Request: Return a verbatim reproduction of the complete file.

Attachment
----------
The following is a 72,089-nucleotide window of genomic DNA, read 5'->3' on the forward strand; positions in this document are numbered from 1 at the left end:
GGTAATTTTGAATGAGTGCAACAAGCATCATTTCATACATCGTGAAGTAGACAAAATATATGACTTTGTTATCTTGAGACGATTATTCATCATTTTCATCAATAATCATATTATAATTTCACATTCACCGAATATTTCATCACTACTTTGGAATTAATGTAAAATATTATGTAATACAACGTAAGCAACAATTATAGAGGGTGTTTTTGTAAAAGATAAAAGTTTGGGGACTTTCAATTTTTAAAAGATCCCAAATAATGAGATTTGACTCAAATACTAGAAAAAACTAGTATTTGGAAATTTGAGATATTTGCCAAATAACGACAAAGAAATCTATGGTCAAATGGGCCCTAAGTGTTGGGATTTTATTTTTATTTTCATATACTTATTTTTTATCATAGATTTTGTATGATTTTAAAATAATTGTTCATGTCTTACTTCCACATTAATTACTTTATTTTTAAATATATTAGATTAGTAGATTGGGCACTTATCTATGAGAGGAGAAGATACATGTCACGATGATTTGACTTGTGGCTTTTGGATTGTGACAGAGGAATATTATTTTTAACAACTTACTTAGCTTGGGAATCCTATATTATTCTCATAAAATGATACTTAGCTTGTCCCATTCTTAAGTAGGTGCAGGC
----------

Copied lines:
The following is a 72,089-nucleotide window of genomic DNA, read 5'->3' on the forward strand; positions in this document are numbered from 1 at the left end:
GGTAATTTTGAATGAGTGCAACAAGCATCATTTCATACATCGTGAAGTAGACAAAATATATGACTTTGTTATCTTGAGACGATTATTCATCATTTTCATCAATAATCATATTATAATTTCACATTCACCGAATATTTCATCACTACTTTGGAATTAATGTAAAATATTATGTAATACAACGTAAGCAACAATTATAGAGGGTGTTTTTGTAAAAGATAAAAGTTTGGGGACTTTCAATTTTTAAAAGATCCCAAATAATGAGATTTGACTCAAATACTAGAAAAAACTAGTATTTGGAAATTTGAGATATTTGCCAAATAACGACAAAGAAATCTATGGTCAAATGGGCCCTAAGTGTTGGGATTTTATTTTTATTTTCATATACTTATTTTTTATCATAGATTTTGTATGATTTTAAAATAATTGTTCATGTCTTACTTCCACATTAATTACTTTATTTTTAAATATATTAGATTAGTAGATTGGGCACTTATCTATGAGAGGAGAAGATACATGTCACGATGATTTGACTTGTGGCTTTTGGATTGTGACAGAGGAATATTATTTTTAACAACTTACTTAGCTTGGGAATCCTATATTATTCTCATAAAATGATACTTAGCTTGTCCCATTCTTAAGTAGGTGCAGGC